2011

Oh What a Day

January 9th

We’re finally close to getting caught up, and up to date with our daily activities. I’ll try and add photos, but I can not promise if they’ll be as cool as Angela’s.

Time is flying by. So many sites, so little time. Lots was on the agenda for today. Actually this is a complete understatement. We pretty much were on the go for a solid 10 hours! Oofta! No complaining though. 

Some began the morning with mass at St. Peter’s bright and early (around 7).We proceeded to venture to Porta Portese via the wonderful public transportation, which is quite popular around this part of the world. Maybe we should try it?? Okay back on track. Porta Portese is basically the biggest flea market you could imagine. Anything and everything is there. We all parted ways when we got there and bought various knick knacks, and just took part of being with the locals on a Sunday morning. One could easily get lost. Would you be surprised that a couple of us actually did get lost?! The place is not only a maze, but a zoo as well. A great morning adventure none the less.

Next on the agenda: Castel Sant Angelo, Pantheon, Trevi Fountain, and the Aqua Virgo. I wasn’t kidding when I told you we did ALOT today.

Quick Summaries:

Castel Saint Angelo: One of the monuments we use to help us navigate ourselves. It has proved to be super handy because it is so huge, and once we reach it we know exactly how to get back to the hotel.  Some facts: this building has been “recycled” many times. A trend that we’re seeing evident in almost every building.  This “castle’s” original purpose was to be for the emperor Hadrian and his family around 120 AD. It then became a defense fortress, and later used by popes as protection.  This whole structure has survived many face lifts but wrinkles from it’s original state remain.  We walked all the way to the top, and the hike proved to be rewarding and breathtaking. We could have spent all day up there. No time, onto the Pantheon.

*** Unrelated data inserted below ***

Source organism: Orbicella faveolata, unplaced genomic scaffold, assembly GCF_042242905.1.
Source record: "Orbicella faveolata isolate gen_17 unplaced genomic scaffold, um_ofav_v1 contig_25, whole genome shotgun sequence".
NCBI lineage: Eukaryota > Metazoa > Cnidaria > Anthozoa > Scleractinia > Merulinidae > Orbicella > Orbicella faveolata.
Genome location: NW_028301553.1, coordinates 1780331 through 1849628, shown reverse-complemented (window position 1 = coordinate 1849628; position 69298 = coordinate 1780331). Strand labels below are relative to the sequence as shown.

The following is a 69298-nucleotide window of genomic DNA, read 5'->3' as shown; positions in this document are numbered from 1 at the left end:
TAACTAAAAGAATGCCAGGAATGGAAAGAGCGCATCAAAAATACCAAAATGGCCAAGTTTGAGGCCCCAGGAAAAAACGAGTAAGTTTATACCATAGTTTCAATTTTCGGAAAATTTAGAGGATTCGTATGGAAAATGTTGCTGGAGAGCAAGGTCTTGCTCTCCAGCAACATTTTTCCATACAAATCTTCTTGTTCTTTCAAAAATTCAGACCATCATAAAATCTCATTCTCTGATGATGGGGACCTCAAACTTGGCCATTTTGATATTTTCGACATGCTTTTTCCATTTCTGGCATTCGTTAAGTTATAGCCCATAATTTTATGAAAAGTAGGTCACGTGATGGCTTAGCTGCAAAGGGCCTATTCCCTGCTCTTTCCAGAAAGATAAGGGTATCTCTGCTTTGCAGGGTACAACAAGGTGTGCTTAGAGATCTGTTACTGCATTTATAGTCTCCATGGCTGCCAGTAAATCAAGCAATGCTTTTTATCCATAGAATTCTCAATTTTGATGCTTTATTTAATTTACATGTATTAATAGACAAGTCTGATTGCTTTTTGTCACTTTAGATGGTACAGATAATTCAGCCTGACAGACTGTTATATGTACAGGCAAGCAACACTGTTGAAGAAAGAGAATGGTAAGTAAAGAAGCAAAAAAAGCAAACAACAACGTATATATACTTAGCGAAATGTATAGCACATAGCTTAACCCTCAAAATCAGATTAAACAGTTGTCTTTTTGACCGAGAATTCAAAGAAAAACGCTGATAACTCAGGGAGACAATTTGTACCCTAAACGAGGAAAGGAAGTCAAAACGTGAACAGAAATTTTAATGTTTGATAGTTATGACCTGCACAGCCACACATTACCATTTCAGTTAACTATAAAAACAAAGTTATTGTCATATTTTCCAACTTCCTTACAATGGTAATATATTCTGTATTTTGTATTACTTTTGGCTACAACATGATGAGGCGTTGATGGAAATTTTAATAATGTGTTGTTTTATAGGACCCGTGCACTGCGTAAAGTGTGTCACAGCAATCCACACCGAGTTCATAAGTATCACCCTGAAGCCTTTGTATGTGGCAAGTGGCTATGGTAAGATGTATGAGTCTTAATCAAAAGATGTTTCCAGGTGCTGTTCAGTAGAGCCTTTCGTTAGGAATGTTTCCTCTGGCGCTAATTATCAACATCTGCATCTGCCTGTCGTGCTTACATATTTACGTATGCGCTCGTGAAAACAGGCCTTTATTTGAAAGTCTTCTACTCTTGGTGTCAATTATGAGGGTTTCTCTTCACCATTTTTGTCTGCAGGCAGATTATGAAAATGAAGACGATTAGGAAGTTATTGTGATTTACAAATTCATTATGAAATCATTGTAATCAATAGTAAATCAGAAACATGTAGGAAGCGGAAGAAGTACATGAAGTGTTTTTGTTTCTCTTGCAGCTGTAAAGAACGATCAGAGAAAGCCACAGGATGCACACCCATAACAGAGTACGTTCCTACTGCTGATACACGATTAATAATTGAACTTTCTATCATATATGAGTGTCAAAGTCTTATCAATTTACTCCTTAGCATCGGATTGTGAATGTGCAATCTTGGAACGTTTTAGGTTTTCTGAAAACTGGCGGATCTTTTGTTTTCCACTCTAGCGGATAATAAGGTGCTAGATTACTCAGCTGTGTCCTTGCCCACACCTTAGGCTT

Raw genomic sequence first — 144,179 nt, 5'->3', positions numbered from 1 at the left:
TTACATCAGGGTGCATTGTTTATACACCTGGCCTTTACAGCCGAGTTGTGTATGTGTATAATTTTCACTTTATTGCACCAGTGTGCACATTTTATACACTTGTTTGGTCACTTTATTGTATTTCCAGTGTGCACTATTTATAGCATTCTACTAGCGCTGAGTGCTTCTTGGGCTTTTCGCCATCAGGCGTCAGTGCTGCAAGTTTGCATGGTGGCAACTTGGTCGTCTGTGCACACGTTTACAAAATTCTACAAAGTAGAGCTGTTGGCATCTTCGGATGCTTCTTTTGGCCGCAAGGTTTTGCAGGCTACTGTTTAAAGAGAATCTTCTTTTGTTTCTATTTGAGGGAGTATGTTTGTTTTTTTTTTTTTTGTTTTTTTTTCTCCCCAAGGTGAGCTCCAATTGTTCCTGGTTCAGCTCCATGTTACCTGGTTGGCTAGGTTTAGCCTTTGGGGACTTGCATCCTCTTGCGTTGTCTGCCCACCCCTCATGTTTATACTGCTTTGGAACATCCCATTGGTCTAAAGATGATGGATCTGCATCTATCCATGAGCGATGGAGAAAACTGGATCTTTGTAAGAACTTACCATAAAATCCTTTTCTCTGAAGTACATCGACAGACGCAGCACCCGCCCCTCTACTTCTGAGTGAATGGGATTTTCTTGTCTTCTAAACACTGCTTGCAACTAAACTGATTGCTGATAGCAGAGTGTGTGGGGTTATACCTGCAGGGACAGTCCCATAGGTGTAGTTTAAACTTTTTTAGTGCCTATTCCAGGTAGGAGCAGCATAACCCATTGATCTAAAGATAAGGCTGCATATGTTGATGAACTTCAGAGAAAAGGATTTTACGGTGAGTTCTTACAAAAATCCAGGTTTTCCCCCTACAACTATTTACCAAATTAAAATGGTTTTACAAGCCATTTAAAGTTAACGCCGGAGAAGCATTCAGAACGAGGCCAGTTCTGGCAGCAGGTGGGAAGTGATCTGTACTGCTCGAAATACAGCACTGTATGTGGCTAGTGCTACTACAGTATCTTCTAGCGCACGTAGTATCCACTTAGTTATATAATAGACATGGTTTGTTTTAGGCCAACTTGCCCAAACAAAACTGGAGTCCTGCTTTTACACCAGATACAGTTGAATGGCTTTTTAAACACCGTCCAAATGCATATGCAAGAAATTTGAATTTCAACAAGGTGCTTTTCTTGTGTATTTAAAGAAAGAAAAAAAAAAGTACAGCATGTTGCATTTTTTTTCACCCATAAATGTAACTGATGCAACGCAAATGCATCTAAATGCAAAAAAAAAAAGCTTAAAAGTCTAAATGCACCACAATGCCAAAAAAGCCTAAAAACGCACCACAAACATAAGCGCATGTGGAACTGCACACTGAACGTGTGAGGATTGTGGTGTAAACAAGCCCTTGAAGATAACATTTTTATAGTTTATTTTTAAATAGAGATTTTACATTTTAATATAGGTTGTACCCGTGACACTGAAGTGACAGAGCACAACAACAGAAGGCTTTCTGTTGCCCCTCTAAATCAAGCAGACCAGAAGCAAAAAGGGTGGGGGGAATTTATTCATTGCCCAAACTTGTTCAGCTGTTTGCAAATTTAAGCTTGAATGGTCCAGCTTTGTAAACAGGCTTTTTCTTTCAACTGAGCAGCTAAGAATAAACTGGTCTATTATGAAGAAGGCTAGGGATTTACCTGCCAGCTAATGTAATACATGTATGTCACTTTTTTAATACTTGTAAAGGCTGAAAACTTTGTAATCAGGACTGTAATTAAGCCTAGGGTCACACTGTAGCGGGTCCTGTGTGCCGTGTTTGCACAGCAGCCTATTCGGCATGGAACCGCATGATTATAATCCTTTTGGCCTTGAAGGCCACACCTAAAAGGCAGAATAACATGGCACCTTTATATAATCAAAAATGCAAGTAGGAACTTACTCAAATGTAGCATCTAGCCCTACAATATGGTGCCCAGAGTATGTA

Pantheon: Also built by Hadrian, or commissioned would be a better word.  Another incredible engineering feat. The dome of the Pantheon is 150 roman feet in diameter, and 150 roman feet in height, this is approximately 140 feet. At the center of the dome is a 30 ft circular opening called an oculus. It is truly an experience standing in the Pantheon and looking up, pictures can not translate the shear size of the structure. It is the best perserved of all ancient Roman buildings. This is mainly because it was turned into a church around 609 AD, and has been protected ever since. Oh, and if all this weren’t enough the famous artist Raphael was buried there.

Trevi Fountain: Not too far of a walk from the Pantheon lies the famous Trevi Fountain. It is absolutely beautiful and gigantic. A few of us tossed a coin in the fountain. Foutains have been used in the Roman world as entertainment. What technology is to us today, is what fountains were to them. These fountains are possible because of yet another engineering feat of the aquaducts. Everything is starting to fit together!

Aqua Virgo: Inside the bottom of a modern building not far from the Trevi, ancient ruins were found. Now this is generally common, however the fact that archaelogists believe that this ancient villa was connected to the Aqua Virgo is quite spectacular. We were lucky enough to see these ruins in person and the artifacts that were recovered in the process. If this weren’t enough a meidevil house was built on top of the ancient one, and this is all in the basement of an inclosed building.

Is any of this blowing your mind yet? So much knowledge, so little time.

Until tomorrow!

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